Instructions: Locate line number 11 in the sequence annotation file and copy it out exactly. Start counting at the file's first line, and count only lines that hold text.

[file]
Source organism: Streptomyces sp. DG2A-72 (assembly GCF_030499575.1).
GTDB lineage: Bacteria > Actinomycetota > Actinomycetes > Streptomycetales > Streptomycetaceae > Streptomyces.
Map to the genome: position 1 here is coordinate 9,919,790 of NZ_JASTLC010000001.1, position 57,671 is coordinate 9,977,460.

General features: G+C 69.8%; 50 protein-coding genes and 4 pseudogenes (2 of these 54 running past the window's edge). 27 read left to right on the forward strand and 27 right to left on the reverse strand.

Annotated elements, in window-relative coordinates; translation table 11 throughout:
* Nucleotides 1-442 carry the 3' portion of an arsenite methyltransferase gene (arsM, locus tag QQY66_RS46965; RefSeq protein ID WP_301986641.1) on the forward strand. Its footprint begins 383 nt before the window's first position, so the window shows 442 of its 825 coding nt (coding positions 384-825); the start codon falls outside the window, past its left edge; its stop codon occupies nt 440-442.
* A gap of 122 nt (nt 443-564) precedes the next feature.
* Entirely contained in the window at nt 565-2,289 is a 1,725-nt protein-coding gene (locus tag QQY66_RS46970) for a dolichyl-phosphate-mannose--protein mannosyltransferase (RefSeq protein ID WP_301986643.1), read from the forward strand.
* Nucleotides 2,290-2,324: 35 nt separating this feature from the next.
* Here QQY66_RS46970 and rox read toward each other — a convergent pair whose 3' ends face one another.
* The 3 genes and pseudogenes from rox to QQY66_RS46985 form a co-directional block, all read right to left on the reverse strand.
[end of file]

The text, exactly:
* The 3 genes and pseudogenes from rox to QQY66_RS46985 form a co-directional block, all read right to left on the reverse strand.